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Early color film tests
August 24, 2010 3:04 PM   Subscribe


 
it's really eye-opening to see scenes from these decades in color. i was startled at how it removed that sense of "otherness" i feel when i see motion pictures that were taken so long ago.
posted by TrialByMedia at 3:21 PM on August 24, 2010 [1 favorite]


It looks like reds come through especially strong. I wonder if you could pick up on enough information to restore it to the colour that was being photographed.
posted by poe at 3:30 PM on August 24, 2010


Nothing like some pretty women from the 1920s to inspire your ennui. And just before I go to see Life During Wartime...
posted by atypicalguy at 3:31 PM on August 24, 2010


Aside from the occasional splash of red, it's startling how monochromatic beach costumes were in 1912.
posted by bjork24 at 3:40 PM on August 24, 2010


It's kind of like a time machine.
posted by chillmost at 3:41 PM on August 24, 2010


These are pretty incredible without sound.
posted by swift at 3:42 PM on August 24, 2010


The models in the Kodachrome clip are silent actresses Mae Murray, Hope Hampton, and Mary Eaton.
posted by swift at 3:47 PM on August 24, 2010


These are pretty incredible without sound.

Yes, the old-timey piano music on the seaside clip is too cliche, and the new-agey music on the Kodachrome stuff seems ill-fitting. Hooray for the mute button. LOVE the Kodachrome footage, though.
posted by briank at 3:49 PM on August 24, 2010


That 1922 video is ...I don't know the word for it, haunting? Erie? Uncanny? Seeing such 20s faces in color and moving around, it's like seeing a ghost.
posted by The Whelk at 4:01 PM on August 24, 2010


Aside from the occasional splash of red, it's startling how monochromatic beach costumes were in 1912.

I suspect that beach scene has suffered a bit from age. That, of the fact of shooting outdoors somehow burned-out the colors. Here's another example of the Chronochrome process showing the saturation of color possible under more controlled circumstances.
Lots of other early color stuff at that YT page, btw.
posted by Thorzdad at 4:54 PM on August 24, 2010


It's always good to see Shirleys getting work.
posted by Chichibio at 4:57 PM on August 24, 2010


This is stunning. Hope Hampton's pout looked so astoundingly like a piece of '80s pop art, maybe a Nagel piece, that it made her look immortal for a moment. And Mae Murray's plucked, pencilled eyebrows -- it's remarkable to see that style on a young, fresh girl.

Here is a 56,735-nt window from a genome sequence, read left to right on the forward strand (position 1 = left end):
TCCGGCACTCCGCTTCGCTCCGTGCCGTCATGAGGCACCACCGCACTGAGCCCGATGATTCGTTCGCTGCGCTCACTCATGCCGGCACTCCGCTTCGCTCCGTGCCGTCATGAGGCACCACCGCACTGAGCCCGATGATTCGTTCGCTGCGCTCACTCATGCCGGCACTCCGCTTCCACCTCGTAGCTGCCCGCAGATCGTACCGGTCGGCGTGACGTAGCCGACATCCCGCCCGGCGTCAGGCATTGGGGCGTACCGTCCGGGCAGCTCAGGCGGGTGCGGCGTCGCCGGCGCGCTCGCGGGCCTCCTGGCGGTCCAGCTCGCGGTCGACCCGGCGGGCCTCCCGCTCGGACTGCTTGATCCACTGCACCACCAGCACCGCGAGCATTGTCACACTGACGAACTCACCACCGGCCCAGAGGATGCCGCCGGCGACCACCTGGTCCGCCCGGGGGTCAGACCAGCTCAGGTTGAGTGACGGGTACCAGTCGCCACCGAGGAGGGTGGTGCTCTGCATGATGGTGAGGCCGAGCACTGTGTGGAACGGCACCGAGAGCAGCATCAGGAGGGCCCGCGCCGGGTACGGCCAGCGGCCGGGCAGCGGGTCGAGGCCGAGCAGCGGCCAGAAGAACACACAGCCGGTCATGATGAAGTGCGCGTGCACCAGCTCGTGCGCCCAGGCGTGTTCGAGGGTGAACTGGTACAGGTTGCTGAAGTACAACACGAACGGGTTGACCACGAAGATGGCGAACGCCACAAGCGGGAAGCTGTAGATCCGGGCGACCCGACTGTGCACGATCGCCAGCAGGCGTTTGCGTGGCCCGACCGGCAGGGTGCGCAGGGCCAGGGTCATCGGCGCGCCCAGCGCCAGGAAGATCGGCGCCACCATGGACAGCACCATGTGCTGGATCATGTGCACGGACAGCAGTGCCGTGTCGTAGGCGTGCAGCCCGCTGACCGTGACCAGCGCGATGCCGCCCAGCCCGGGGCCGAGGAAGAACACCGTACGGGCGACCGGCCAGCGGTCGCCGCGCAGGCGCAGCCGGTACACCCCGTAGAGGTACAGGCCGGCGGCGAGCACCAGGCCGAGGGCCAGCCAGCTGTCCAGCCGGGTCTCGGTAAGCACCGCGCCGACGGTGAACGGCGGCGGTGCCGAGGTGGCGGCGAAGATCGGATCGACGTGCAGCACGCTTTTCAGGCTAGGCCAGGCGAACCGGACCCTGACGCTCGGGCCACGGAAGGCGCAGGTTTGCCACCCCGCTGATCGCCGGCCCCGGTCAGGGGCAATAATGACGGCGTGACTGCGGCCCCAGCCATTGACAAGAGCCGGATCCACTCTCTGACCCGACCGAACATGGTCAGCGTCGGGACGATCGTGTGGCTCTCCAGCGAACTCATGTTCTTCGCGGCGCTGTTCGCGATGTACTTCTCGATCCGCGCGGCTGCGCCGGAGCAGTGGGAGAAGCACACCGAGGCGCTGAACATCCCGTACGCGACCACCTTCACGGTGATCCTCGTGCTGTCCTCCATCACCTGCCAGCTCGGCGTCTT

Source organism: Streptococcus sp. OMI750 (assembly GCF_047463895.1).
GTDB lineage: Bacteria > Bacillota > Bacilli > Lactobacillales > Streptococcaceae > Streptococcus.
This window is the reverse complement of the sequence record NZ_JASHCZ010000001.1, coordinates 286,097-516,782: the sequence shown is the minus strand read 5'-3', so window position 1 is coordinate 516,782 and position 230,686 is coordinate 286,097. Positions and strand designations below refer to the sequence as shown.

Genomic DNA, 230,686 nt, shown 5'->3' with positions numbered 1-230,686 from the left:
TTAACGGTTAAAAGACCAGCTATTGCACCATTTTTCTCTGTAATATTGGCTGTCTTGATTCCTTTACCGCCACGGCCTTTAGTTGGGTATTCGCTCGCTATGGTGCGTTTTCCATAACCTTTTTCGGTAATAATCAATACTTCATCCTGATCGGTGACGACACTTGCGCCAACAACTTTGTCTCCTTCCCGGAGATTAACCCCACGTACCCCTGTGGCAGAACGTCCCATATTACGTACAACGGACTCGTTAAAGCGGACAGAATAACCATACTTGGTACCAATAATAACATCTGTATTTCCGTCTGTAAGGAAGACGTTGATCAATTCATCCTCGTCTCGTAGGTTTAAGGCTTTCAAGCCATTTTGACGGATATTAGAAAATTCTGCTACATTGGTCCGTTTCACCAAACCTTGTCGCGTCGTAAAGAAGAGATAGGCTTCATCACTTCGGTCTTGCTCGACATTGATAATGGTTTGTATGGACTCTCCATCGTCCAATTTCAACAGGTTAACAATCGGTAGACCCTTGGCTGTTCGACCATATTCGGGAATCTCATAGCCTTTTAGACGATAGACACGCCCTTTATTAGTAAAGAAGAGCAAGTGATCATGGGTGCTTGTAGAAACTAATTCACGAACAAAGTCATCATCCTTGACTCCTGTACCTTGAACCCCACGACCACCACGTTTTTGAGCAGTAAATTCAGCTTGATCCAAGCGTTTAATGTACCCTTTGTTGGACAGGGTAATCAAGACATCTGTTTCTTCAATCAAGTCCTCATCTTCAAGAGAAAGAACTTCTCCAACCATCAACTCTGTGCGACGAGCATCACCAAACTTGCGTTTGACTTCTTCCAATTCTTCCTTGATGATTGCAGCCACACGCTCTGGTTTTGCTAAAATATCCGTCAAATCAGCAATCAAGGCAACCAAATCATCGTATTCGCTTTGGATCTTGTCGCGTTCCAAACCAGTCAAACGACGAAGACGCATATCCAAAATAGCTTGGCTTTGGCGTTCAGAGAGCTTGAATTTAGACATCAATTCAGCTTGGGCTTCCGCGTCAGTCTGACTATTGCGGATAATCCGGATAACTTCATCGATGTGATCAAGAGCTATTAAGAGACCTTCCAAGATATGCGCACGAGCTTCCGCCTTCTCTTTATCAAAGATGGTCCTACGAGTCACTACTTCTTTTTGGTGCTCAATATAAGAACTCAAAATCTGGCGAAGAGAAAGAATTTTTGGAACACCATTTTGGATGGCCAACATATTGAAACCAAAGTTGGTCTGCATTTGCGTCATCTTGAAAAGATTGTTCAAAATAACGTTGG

Even in their youth, I can see the old women they looked like, because the old women I grew up around must have looked like that in their youth. They look so natural, so human, and yet so unlike actresses today, who strive to look like bronze or plastic. It reminds me of the old expression "a peaches-and-cream complexion."
posted by Countess Elena at 5:03 PM on August 24, 2010 [1 favorite]


And, here's a three-color test from around 1903, using an unidentified process.
posted by Thorzdad at 5:04 PM on August 24, 2010


Yes, the old-timey piano music on the seaside clip is too cliche, and the new-agey music on the Kodachrome stuff seems ill-fitting. Hooray for the mute button.

And hooray for absence of that Paul Simon song (name of which escapes me) in text, comment and soundtrack.
posted by hal9k at 5:06 PM on August 24, 2010


What is the music in the second clip? I actually quite like it. YouTube suggests Steve Reich, who I had never heard of. I had a listen to some of his stuff - turns out I don't find minimalism boring anymore. Mind: opened. Success!
posted by marmaduke_yaverland at 5:24 PM on August 24, 2010


This is wonderful. Thanks, crunchland!

(Does anyone know the names of the pieces of music used in the 1922 Kodachrome clip?)
posted by Asparagirl at 5:25 PM on August 24, 2010


@swift: which is the one that appears at 1:12 in the Kodachrome clip
posted by SNACKeR at 6:01 PM on August 24, 2010


That 1922 video is ...I don't know the word for it, haunting? Erie? Uncanny? Seeing such 20s faces in color and moving around, it's like seeing a ghost.
posted by The Whelk at 4:01 PM on August 24 [+] [!]


I agree with the Whelk - there is an element of the uncanny about this film. It's like seeing a photo come to life somehow? It is so strange seeing these women move and pose. And seeing flickers of expression change their faces is somehow fascinating to me.

This is so great, thanks crunchland!
posted by smartypantz at 6:38 PM on August 24, 2010


(Youtube comment: "Girl #3 is hot.")

Mae Murray?
posted by swift at 7:57 PM on August 24, 2010


I just love this! Completely awesome! I can't even form complete thoughts, I just need to watch this over and over.
posted by TooFewShoes at 10:26 PM on August 24, 2010


I'm still trying to figure out if the pale white skin of the women in the 1922 video was due to the limitations of the film stock, or if it's make-up, and whether it was still fashionable to not have a tan as late as the 1920's.

I also wondered, as I was watching them, what ephemera from our age will they be looking at in 2119 and being surprised and entranced about?
posted by crunchland at 3:33 AM on August 25, 2010


Crunchland: tats
posted by Goofyy at 11:01 AM on August 25, 2010


1920s London in real color. The color fringing gives a hint of how it was done. It's really only two colors, but it's pretty amazing.
A wikipedia article about a BBC show with more of Claude Friese-Greene's work. A page explaining the process, with pictures of the original film.
posted by BungaDunga at 1:06 PM on August 25, 2010


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